Many consumers are tiring of cooking at home. But that doesn’t mean they’ve grown tired of home-cooked meals.

Following a record-setting amount of home renovations, one of the first ways we expect to enter the post-COVID world is through entertaining and gathering in our refreshed homes.

“We just remodeled our kitchen. So I'm really excited to start to get to use it more and cook more and making more and invite people over to have dinner. So that's something that I'm looking forward to, having more people over.” Aileen, Florida

Several CPG food brands continue to report significant growth throughout the pandemic. If brands hope to sustain this success, they’ll have to focus on fostering the enthusiasm for cooking that existed during the bread-baking phase of the pandemic. From new recipes to kitchen hacks, the challenge for brands will be keeping joy in the kitchen.

Humanize and localize your brand

Between supply chain limitations and a greater consumer focus on the food system, grocery shoppers began thinking more about where their food came from during COVID. For many, this even meant changing their grocery store.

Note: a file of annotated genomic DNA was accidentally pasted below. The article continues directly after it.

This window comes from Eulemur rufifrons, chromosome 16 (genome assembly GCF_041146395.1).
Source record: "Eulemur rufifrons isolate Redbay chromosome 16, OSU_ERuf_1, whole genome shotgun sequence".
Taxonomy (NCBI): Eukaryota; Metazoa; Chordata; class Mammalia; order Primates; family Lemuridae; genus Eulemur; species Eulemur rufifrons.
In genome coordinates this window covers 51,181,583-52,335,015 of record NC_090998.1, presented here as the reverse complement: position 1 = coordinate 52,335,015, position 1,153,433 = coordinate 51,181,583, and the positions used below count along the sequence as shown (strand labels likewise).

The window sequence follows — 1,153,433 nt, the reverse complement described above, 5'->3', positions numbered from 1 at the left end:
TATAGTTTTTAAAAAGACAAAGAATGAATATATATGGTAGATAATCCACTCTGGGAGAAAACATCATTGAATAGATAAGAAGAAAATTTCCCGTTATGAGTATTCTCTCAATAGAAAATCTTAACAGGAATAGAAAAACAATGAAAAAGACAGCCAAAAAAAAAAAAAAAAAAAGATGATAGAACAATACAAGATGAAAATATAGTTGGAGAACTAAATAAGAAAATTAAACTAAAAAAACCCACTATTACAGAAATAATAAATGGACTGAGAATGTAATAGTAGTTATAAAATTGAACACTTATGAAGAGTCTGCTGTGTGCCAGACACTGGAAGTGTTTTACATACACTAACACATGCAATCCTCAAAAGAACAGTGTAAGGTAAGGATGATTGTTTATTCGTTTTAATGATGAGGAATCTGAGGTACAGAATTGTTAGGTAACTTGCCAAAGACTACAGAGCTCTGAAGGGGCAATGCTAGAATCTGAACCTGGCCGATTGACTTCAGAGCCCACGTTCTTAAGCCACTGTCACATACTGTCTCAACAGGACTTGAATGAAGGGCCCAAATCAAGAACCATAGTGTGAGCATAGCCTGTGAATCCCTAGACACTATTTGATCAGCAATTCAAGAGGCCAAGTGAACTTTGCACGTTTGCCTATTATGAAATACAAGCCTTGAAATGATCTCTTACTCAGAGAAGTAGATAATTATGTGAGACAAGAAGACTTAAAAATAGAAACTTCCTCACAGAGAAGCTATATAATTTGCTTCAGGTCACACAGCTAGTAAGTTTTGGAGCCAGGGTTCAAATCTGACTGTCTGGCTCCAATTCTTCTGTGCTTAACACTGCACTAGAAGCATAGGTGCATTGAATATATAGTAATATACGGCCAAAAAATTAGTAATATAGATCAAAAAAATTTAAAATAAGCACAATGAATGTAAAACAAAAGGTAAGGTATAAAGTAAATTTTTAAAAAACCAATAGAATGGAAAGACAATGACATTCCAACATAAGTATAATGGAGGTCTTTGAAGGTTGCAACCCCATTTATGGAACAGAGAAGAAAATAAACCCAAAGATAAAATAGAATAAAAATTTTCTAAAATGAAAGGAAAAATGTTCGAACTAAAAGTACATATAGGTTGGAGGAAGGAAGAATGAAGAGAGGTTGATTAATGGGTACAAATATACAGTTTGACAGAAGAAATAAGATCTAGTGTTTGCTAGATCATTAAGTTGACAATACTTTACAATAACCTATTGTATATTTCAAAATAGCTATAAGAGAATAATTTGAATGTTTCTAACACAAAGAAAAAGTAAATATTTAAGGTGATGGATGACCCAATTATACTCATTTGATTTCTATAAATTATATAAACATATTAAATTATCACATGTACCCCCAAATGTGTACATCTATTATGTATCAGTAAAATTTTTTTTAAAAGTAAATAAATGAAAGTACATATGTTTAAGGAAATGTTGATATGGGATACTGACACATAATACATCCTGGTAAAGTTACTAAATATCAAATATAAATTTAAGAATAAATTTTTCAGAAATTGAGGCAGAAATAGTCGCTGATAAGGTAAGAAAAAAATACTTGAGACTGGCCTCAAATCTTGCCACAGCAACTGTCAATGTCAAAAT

“During COVID, we’ve started to think more about what we can get from this farm or [that] farm at the farmers market or local stores…It gives you a sense of community.” Whit, Michigan

“Since the pandemic started, we’ve started shopping much more locally. I think the opportunity to maximize the amount of stuff we buy locally has been really great. It supports the local economy, it reduces the carbon footprint of the food, at least transportation-wise. It helps keep the food seasonal, and it's more likely to be organic or humanely produced.” Peggy, Georgia

With few companies having local stories for every market, brands must find ways to connect with consumers who are yearning to support their community and the small businesses in them. Sharing your local story or elevating the real people who make your brand will be critical to staying connected to this consumer focus.

Optimize your brand’s presence for both IRL and online aisles